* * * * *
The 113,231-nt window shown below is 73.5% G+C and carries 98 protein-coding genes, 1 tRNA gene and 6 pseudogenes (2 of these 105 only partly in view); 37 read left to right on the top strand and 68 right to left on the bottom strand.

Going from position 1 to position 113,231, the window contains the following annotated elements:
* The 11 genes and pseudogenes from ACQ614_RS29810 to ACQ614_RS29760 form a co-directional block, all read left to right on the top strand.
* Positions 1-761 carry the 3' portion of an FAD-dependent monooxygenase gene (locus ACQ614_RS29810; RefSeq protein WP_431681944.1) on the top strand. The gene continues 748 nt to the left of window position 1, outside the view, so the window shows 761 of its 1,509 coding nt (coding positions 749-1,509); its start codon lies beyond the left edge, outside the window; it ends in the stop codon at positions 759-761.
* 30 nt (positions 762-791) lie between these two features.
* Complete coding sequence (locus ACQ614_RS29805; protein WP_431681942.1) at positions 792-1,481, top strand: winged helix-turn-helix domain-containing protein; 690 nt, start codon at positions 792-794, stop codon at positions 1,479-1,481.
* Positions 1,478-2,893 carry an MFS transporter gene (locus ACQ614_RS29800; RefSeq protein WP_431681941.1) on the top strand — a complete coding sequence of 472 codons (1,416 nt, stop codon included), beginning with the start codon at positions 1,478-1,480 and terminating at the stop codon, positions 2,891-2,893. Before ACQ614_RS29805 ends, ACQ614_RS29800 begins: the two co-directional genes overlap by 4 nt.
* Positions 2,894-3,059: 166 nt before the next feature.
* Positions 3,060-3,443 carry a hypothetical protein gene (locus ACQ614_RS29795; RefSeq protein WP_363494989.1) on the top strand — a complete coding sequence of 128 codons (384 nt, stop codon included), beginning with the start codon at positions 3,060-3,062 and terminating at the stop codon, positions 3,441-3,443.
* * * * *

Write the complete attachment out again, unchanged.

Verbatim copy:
The 113,231-nt window shown below is 73.5% G+C and carries 98 protein-coding genes, 1 tRNA gene and 6 pseudogenes (2 of these 105 only partly in view); 37 read left to right on the top strand and 68 right to left on the bottom strand.

Going from position 1 to position 113,231, the window contains the following annotated elements:
* The 11 genes and pseudogenes from ACQ614_RS29810 to ACQ614_RS29760 form a co-directional block, all read left to right on the top strand.
* Positions 1-761 carry the 3' portion of an FAD-dependent monooxygenase gene (locus ACQ614_RS29810; RefSeq protein WP_431681944.1) on the top strand. The gene continues 748 nt to the left of window position 1, outside the view, so the window shows 761 of its 1,509 coding nt (coding positions 749-1,509); its start codon lies beyond the left edge, outside the window; it ends in the stop codon at positions 759-761.
* 30 nt (positions 762-791) lie between these two features.
* Complete coding sequence (locus ACQ614_RS29805; protein WP_431681942.1) at positions 792-1,481, top strand: winged helix-turn-helix domain-containing protein; 690 nt, start codon at positions 792-794, stop codon at positions 1,479-1,481.
* Positions 1,478-2,893 carry an MFS transporter gene (locus ACQ614_RS29800; RefSeq protein WP_431681941.1) on the top strand — a complete coding sequence of 472 codons (1,416 nt, stop codon included), beginning with the start codon at positions 1,478-1,480 and terminating at the stop codon, positions 2,891-2,893. Before ACQ614_RS29805 ends, ACQ614_RS29800 begins: the two co-directional genes overlap by 4 nt.
* Positions 2,894-3,059: 166 nt before the next feature.
* Positions 3,060-3,443 carry a hypothetical protein gene (locus ACQ614_RS29795; RefSeq protein WP_363494989.1) on the top strand — a complete coding sequence of 128 codons (384 nt, stop codon included), beginning with the start codon at positions 3,060-3,062 and terminating at the stop codon, positions 3,441-3,443.